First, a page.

The seating plan that will best keep your kids safe in a hijacking in South Africa

Fidelity ADT has warned that South Africans should avoid becoming complacent as they approach complexes and residential estates.

According to Charnel Hattingh, communications manager at Fidelity ADT, the security company has continued to see incidents of follow-home hijackings and opportunistic hijackings throughout the year.

She advised drivers to wait in the road and not in their driveways if they suspect they are being followed.

“Wait for any cars to pass you and wait until the car is a far distance away before entering your property, she said.

“If you have a panic button or a mobile security app, have it on hand just in case.”

Seating plan

Hattingh said that when you have children in the car, the eldest child should be seated behind the driver and the youngest to the left.

“The National Hijack Prevention Academy recommends this. The reason for this is if you are hijacked and need to get out of the car, you can move quickly from the driver’s door to the door directly behind it,” she said.

“You can reach across the eldest child to unstrap the younger child. The eldest child can cling to you as you remove them both together.”

Hattingh said that if you need to stop in your driveway to manually open the gate, remember to always leave the key in the ignition and the motor running unless you have a child in the car.

“Only then should you take the key with you as you open the gate. The key is a valuable negotiating tool – they want your car and you want your child.”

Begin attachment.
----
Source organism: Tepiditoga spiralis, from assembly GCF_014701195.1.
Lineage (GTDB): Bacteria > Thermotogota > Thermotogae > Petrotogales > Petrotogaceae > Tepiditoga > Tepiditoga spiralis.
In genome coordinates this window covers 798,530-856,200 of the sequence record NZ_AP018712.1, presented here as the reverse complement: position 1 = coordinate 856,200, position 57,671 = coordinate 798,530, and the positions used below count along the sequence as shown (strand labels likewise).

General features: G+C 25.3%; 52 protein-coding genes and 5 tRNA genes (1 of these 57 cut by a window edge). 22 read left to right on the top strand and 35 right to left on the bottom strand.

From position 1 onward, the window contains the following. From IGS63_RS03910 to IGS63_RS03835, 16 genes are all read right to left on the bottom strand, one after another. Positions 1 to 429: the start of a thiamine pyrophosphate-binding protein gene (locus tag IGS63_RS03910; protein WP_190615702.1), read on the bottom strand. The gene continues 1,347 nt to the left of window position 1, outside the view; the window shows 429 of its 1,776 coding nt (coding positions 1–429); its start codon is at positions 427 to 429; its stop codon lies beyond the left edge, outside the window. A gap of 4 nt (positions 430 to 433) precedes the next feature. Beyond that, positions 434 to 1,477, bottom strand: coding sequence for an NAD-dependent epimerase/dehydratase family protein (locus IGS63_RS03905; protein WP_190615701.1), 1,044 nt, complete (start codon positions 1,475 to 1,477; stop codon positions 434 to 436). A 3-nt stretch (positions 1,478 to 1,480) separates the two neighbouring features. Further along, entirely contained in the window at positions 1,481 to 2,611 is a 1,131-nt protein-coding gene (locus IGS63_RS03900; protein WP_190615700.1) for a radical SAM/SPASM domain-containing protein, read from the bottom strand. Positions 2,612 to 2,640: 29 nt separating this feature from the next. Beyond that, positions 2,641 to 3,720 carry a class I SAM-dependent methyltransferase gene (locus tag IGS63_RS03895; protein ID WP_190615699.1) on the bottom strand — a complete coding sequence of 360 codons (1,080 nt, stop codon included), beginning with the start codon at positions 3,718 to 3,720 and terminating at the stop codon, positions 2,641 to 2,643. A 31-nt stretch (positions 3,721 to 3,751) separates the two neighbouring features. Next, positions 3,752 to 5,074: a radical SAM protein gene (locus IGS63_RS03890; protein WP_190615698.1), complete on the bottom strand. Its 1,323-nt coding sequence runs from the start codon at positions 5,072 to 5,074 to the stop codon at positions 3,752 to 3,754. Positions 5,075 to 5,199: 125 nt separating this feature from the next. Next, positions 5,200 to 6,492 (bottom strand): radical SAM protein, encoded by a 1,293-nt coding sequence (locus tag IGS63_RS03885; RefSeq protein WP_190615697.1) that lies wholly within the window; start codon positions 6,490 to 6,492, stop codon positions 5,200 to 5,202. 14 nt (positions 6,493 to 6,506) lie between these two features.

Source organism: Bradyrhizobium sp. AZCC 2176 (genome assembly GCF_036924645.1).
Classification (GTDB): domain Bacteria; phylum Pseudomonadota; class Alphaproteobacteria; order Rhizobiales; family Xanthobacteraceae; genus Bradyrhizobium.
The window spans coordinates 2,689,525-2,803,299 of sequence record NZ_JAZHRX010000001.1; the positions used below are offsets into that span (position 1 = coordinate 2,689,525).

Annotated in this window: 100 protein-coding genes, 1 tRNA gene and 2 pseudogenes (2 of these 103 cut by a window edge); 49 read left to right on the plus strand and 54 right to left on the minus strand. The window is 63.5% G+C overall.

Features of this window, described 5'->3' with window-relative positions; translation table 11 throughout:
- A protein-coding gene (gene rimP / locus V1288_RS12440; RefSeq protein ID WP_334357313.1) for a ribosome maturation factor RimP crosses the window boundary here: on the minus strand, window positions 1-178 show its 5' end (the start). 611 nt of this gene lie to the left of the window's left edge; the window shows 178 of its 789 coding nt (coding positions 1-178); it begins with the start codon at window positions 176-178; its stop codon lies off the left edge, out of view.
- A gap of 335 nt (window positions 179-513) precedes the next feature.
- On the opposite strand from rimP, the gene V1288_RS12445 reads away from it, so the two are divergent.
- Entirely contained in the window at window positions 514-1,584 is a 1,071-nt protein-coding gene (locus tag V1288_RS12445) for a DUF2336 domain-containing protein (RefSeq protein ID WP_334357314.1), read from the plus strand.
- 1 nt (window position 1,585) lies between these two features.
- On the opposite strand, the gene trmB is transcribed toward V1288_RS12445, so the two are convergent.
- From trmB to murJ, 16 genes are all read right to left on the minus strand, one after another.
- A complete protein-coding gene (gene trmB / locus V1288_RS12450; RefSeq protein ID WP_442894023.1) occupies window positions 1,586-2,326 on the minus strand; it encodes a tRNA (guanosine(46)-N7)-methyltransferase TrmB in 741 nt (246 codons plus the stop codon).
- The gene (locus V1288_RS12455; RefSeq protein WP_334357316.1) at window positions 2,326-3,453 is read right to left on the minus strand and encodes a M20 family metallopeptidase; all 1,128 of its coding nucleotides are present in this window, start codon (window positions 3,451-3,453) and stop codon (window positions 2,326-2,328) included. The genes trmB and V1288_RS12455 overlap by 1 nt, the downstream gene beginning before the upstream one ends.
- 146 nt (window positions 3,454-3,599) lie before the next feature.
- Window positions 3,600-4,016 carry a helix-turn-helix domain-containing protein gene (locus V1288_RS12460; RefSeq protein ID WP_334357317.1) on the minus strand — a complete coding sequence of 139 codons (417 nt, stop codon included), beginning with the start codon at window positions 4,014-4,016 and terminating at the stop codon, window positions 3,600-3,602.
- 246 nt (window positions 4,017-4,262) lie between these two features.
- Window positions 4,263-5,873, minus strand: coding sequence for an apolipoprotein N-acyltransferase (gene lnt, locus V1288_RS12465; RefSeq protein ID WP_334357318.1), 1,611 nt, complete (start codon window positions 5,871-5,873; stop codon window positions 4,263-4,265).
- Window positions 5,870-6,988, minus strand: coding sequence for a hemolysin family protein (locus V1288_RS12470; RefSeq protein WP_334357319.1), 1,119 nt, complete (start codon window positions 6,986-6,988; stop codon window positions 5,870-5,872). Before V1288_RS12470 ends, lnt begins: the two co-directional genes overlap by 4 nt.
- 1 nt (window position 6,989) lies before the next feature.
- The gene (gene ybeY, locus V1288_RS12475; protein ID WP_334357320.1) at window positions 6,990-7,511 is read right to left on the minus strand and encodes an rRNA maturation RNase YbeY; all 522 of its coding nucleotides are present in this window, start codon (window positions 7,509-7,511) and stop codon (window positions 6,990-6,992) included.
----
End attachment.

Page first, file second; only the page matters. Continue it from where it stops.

Handing over your car

In the unfortunate event that you are hijacked, there are several procedures to follow to give your car over in a non-threatening manner.

“The first and golden rule is to not antagonise the hijackers who are probably more scared than you are,” Hattingh said.

“You need to show them you are not a threat. Lift up your arms to show you have no weapon and will surrender. Use your left arm to undo your seatbelt and put your car in neutral.”

Hattingh said that it was also important not to turn off your car and get out slowly.

“Try and angle your body sideways so you are not facing a firearm head-on. Also remember to protect your head with your arms and avoid direct eye contact with the hijackers but try to take in what they are wearing, the sound of their voices, etc.

“Most importantly try to remain calm,” she said.


Read: These are the worst places for carjacking in South Africa

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The seating plan that will best keep your kids safe in a hijacking in South Africa